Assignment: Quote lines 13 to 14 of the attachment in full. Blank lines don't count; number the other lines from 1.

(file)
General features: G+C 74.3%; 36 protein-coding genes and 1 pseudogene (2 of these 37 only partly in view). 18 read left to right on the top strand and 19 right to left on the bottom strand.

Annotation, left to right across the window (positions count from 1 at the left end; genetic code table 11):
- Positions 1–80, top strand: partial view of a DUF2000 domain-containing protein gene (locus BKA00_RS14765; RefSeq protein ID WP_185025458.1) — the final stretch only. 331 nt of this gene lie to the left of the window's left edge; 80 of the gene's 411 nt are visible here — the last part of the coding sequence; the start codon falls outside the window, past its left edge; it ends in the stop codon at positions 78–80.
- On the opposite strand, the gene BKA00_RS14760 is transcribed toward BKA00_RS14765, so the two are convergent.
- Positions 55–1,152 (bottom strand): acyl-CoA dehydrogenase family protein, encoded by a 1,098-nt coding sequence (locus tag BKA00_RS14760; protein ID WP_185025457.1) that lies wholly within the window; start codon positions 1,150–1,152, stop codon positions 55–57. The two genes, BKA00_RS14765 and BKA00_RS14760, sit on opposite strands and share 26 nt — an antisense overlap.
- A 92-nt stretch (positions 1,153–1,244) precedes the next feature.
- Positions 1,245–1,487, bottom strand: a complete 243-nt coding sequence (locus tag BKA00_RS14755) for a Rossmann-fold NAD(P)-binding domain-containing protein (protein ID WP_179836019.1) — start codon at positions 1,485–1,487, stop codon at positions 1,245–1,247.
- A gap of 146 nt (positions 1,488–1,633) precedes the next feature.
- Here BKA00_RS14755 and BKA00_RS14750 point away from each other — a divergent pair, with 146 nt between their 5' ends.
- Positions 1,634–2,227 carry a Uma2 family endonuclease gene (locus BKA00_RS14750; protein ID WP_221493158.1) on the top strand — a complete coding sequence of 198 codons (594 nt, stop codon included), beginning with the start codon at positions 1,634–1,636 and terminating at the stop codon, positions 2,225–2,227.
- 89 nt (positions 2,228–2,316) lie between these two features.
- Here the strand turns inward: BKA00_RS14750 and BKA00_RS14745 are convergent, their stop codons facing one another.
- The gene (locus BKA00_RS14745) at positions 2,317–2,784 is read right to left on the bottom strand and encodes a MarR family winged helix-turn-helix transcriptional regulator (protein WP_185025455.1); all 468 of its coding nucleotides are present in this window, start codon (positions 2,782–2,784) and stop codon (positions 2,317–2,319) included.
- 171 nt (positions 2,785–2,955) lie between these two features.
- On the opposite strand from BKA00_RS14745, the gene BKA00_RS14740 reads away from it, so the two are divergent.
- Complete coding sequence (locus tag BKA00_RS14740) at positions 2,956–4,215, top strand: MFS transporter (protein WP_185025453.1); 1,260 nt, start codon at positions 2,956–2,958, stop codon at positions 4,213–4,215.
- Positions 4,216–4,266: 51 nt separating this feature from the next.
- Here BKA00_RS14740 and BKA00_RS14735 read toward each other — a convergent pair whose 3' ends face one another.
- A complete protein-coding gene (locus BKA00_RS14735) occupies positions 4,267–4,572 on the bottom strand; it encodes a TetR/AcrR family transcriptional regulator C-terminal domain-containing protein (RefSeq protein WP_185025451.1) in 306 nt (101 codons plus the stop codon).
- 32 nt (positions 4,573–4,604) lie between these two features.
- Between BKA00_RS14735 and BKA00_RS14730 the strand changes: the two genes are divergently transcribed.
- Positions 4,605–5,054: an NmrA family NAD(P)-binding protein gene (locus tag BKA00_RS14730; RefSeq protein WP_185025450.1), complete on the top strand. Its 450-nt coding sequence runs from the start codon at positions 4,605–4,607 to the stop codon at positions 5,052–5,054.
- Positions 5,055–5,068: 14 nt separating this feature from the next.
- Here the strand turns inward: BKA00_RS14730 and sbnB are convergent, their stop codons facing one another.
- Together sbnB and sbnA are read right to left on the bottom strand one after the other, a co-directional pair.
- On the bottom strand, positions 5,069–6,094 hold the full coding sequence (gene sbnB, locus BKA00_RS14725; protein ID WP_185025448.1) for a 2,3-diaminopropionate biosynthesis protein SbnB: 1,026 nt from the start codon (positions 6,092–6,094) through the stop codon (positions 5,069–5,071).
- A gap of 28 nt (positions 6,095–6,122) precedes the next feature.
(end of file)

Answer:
- The gene (locus BKA00_RS14745) at positions 2,317–2,784 is read right to left on the bottom strand and encodes a MarR family winged helix-turn-helix transcriptional regulator (protein WP_185025455.1); all 468 of its coding nucleotides are present in this window, start codon (positions 2,782–2,784) and stop codon (positions 2,317–2,319) included.
- 171 nt (positions 2,785–2,955) lie between these two features.